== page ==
Four decades of Western engagement with Iran has failed to modify the regime’s behavior, internally or externally. Even the Obama administration’s nuclear agreement failed to change Iran’s behavior outside of its nuclear program. In fact, the release of Iran’s frozen assets as part of the JCPOA led to greater aggression everywhere, from the Middle East to the Americas. It is past due time to accept that to ask the Islamic Republic to stop its aggressive behavior is to ask it to cease to exist.

But the good news is that there is an unprecedented opportunity for change in Iran. The regime’s legitimacy has hit the rock bottom, while the regime is short on finances and resources to stay in power for long. The regime is not even popular within the ranks of its security forces. Many Iranian young men join the Islamic Revolutionary Guard Corps (IRGC) because it is the only institution that hires and pays livable wages, and one can see that Mossad agents and likely CIA agents—once viewed as the sources of all evils in Iran—are in the ranks of the IRGC, just based on the sabotage and intelligence operations that have been going on in recent years and have accelerated over the past few weeks. It is fear, not love, that is keeping the IRGC going.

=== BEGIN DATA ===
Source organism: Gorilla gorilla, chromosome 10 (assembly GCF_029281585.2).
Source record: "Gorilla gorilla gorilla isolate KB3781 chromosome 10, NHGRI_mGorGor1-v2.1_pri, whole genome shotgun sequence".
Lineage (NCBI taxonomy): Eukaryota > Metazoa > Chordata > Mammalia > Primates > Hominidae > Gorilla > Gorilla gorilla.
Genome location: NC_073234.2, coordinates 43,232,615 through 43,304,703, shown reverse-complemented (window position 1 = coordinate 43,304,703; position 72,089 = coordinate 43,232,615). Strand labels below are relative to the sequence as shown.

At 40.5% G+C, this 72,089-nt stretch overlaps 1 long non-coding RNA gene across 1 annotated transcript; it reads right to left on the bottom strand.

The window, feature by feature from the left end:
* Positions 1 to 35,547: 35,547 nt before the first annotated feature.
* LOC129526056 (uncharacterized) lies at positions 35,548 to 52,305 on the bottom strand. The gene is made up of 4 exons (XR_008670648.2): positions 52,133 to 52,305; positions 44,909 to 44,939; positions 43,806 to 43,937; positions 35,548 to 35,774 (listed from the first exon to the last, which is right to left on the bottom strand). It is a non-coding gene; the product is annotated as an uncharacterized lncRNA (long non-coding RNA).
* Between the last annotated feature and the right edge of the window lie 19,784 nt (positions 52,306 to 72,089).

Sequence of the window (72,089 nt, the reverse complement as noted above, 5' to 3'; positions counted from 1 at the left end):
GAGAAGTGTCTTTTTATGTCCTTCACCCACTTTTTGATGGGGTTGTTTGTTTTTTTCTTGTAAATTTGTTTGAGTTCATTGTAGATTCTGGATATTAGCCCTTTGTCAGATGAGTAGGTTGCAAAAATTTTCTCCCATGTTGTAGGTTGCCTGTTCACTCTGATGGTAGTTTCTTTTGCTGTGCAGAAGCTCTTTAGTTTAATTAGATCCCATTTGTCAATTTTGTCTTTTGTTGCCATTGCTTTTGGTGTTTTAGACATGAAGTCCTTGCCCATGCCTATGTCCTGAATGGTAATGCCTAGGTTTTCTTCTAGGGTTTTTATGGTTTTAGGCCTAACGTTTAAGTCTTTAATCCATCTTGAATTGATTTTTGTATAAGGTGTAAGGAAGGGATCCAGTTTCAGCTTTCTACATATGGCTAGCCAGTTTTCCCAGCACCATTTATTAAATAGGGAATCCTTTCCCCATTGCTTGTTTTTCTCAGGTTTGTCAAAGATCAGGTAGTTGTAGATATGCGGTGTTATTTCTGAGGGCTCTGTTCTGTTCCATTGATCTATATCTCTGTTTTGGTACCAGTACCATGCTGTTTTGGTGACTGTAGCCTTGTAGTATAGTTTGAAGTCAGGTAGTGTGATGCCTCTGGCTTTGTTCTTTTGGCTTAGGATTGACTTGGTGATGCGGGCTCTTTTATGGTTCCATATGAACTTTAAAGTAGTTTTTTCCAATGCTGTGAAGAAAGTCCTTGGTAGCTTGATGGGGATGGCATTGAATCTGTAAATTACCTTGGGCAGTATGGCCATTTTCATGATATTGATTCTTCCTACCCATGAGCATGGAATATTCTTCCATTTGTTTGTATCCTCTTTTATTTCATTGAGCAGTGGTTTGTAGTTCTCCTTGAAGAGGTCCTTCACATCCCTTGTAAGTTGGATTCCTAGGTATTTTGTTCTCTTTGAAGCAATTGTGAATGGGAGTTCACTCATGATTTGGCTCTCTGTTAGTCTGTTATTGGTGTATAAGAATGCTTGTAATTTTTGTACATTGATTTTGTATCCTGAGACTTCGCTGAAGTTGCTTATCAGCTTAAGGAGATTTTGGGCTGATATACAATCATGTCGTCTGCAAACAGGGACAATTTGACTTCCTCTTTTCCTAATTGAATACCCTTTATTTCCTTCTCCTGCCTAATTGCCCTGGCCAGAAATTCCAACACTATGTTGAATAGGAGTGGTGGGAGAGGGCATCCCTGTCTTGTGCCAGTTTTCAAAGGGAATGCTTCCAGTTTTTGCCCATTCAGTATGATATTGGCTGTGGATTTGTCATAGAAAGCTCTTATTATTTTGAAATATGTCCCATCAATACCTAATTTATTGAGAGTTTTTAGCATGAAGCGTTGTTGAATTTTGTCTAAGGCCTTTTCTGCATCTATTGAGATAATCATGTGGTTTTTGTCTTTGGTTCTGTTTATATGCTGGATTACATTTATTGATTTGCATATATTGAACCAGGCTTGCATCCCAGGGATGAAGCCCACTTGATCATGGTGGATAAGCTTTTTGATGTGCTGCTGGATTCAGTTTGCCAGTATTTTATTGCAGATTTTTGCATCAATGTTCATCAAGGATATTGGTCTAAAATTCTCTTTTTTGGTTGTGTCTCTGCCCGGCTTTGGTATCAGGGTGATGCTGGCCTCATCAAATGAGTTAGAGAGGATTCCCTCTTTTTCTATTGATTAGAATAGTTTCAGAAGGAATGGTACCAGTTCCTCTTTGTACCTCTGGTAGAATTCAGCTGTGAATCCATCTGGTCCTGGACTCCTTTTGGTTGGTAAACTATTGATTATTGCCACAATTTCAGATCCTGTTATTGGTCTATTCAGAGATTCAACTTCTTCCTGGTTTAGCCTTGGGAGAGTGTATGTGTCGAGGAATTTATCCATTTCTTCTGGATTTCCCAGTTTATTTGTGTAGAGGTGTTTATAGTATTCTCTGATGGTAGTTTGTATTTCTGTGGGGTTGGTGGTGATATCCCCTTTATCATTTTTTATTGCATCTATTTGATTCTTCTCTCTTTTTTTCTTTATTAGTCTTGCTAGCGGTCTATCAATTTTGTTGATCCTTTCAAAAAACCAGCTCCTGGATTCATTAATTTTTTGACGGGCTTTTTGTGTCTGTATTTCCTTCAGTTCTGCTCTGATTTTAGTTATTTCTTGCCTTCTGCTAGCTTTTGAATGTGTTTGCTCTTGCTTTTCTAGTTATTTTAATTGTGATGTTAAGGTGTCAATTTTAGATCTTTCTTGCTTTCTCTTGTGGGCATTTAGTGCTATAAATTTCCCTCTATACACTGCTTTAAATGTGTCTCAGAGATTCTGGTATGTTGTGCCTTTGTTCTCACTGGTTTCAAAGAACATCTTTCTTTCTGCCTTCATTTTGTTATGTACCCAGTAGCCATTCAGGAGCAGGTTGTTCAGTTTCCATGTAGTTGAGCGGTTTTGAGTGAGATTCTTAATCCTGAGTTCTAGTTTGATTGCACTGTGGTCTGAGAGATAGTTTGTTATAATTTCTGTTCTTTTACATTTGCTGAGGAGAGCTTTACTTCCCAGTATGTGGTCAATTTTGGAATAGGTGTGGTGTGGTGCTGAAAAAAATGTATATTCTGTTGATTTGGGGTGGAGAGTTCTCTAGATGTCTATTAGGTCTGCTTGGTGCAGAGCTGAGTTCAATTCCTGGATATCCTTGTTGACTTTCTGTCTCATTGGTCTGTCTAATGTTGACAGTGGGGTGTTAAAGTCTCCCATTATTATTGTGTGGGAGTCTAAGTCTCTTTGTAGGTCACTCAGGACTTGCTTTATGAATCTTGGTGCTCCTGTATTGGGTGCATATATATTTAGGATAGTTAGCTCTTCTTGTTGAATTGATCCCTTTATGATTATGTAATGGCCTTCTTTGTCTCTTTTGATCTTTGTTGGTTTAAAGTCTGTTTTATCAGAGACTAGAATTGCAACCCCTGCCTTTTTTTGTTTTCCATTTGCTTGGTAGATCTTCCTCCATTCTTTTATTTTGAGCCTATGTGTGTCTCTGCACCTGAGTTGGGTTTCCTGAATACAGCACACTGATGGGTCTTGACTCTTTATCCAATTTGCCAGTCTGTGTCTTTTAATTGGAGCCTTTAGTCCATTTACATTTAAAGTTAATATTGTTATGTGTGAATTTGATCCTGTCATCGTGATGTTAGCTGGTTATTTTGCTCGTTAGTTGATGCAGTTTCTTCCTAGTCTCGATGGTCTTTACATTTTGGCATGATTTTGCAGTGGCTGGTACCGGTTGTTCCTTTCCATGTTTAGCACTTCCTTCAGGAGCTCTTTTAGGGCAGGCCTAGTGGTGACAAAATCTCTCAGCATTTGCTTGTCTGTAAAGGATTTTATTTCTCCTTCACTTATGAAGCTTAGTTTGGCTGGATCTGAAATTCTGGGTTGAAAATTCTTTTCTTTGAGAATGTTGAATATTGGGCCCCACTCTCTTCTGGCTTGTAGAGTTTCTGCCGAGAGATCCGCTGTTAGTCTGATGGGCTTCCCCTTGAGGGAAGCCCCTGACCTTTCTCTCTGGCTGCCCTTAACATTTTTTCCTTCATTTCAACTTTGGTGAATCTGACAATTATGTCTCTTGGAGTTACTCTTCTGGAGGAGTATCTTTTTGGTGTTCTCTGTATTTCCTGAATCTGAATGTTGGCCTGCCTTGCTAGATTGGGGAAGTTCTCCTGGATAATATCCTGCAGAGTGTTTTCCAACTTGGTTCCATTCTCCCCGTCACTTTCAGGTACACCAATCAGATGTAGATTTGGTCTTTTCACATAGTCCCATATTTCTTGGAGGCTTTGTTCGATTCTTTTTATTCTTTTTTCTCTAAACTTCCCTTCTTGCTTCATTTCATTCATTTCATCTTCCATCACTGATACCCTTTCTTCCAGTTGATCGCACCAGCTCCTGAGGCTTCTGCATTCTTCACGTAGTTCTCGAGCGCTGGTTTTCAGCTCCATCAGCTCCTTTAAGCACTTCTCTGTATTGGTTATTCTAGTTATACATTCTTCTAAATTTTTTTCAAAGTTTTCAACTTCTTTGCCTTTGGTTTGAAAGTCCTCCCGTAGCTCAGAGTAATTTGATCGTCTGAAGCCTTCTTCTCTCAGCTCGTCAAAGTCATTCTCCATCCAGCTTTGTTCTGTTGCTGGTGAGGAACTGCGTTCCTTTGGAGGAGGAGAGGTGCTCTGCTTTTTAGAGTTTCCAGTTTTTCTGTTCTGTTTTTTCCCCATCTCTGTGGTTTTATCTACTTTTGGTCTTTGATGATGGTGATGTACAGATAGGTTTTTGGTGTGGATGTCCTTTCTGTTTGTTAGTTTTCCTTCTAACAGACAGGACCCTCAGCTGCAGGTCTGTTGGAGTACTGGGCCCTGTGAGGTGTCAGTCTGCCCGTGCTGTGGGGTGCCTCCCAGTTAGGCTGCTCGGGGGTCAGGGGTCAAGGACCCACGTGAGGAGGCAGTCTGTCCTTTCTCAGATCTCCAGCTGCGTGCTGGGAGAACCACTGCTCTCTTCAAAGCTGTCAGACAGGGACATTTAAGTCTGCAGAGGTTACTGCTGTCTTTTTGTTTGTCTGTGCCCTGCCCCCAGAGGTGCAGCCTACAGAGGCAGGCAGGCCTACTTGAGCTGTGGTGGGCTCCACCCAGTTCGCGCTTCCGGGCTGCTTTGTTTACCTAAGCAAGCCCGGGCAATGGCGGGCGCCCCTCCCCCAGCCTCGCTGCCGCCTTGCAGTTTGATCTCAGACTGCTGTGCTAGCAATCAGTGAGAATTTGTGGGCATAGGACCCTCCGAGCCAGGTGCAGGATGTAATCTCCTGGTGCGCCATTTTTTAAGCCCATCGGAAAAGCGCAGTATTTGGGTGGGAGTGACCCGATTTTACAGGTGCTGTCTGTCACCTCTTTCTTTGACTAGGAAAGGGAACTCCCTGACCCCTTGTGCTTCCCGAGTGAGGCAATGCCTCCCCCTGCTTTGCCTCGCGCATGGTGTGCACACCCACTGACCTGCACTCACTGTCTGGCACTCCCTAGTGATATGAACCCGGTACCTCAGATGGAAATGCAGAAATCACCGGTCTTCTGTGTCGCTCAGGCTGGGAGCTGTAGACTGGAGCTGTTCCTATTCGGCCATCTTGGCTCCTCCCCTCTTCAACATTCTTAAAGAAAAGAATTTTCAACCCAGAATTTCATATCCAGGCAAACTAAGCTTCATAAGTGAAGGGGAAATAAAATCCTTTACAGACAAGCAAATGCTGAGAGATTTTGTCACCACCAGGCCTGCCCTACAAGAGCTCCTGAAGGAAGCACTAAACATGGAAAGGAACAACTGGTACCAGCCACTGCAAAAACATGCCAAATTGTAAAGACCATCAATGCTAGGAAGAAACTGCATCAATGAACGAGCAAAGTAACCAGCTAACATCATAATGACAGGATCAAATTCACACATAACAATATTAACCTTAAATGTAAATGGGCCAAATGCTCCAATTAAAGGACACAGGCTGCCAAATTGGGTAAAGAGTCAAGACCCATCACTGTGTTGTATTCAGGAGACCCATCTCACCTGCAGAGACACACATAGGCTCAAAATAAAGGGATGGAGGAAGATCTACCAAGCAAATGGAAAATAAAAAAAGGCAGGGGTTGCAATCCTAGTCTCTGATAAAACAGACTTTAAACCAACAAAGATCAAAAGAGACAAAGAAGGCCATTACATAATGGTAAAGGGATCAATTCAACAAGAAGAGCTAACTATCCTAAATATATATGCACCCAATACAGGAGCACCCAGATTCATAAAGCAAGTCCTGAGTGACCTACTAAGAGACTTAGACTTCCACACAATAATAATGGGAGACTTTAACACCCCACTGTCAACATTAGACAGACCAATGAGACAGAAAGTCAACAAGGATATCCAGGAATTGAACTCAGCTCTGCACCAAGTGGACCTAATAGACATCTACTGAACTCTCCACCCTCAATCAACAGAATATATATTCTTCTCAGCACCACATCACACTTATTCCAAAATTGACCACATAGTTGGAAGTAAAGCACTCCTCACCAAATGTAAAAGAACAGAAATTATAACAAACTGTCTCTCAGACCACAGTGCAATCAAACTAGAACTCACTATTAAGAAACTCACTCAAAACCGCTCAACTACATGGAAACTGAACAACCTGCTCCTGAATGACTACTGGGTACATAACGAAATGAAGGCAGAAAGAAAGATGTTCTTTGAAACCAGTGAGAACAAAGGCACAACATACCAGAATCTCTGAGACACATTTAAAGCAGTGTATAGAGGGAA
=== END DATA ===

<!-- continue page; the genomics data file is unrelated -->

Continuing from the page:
Shay Khatiri

Shay Khatiri is a graduate student of Strategic Studies at Johns Hopkins University, School of Advanced International Studies. He grew up in Iran and left the country in 2011. He is currently seeking political asylum in the United States. Follow him @ShayKhatiri.